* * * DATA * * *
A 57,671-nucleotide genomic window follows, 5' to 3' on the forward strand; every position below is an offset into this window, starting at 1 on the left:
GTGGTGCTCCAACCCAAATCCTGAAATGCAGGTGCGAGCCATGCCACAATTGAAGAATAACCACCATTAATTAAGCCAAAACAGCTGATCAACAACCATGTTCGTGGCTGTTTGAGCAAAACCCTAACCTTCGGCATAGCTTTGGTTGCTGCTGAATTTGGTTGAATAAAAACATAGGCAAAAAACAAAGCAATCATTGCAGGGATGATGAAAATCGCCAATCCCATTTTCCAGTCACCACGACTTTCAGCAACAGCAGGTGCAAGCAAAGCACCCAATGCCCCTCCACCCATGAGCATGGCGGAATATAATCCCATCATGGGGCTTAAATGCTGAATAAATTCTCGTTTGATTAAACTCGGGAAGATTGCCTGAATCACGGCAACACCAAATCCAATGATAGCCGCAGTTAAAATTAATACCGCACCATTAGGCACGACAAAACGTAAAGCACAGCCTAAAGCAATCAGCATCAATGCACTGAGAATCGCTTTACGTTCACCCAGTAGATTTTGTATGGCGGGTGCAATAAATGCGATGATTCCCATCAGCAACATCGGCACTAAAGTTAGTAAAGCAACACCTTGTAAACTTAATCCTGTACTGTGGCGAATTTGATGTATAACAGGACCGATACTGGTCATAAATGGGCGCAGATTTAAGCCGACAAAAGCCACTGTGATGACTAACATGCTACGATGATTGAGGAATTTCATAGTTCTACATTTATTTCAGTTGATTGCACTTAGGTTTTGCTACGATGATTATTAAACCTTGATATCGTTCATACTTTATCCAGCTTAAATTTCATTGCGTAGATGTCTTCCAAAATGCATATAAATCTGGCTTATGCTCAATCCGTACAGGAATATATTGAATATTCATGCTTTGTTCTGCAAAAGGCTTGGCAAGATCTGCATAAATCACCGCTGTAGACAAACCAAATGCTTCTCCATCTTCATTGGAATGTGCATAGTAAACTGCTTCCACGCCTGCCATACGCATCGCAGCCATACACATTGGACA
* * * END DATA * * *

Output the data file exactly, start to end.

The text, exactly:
A 57,671-nucleotide genomic window follows, 5' to 3' on the forward strand; every position below is an offset into this window, starting at 1 on the left:
GTGGTGCTCCAACCCAAATCCTGAAATGCAGGTGCGAGCCATGCCACAATTGAAGAATAACCACCATTAATTAAGCCAAAACAGCTGATCAACAACCATGTTCGTGGCTGTTTGAGCAAAACCCTAACCTTCGGCATAGCTTTGGTTGCTGCTGAATTTGGTTGAATAAAAACATAGGCAAAAAACAAAGCAATCATTGCAGGGATGATGAAAATCGCCAATCCCATTTTCCAGTCACCACGACTTTCAGCAACAGCAGGTGCAAGCAAAGCACCCAATGCCCCTCCACCCATGAGCATGGCGGAATATAATCCCATCATGGGGCTTAAATGCTGAATAAATTCTCGTTTGATTAAACTCGGGAAGATTGCCTGAATCACGGCAACACCAAATCCAATGATAGCCGCAGTTAAAATTAATACCGCACCATTAGGCACGACAAAACGTAAAGCACAGCCTAAAGCAATCAGCATCAATGCACTGAGAATCGCTTTACGTTCACCCAGTAGATTTTGTATGGCGGGTGCAATAAATGCGATGATTCCCATCAGCAACATCGGCACTAAAGTTAGTAAAGCAACACCTTGTAAACTTAATCCTGTACTGTGGCGAATTTGATGTATAACAGGACCGATACTGGTCATAAATGGGCGCAGATTTAAGCCGACAAAAGCCACTGTGATGACTAACATGCTACGATGATTGAGGAATTTCATAGTTCTACATTTATTTCAGTTGATTGCACTTAGGTTTTGCTACGATGATTATTAAACCTTGATATCGTTCATACTTTATCCAGCTTAAATTTCATTGCGTAGATGTCTTCCAAAATGCATATAAATCTGGCTTATGCTCAATCCGTACAGGAATATATTGAATATTCATGCTTTGTTCTGCAAAAGGCTTGGCAAGATCTGCATAAATCACCGCTGTAGACAAACCAAATGCTTCTCCATCTTCATTGGAATGTGCATAGTAAACTGCTTCCACGCCTGCCATACGCATCGCAGCCATACACATTGGACA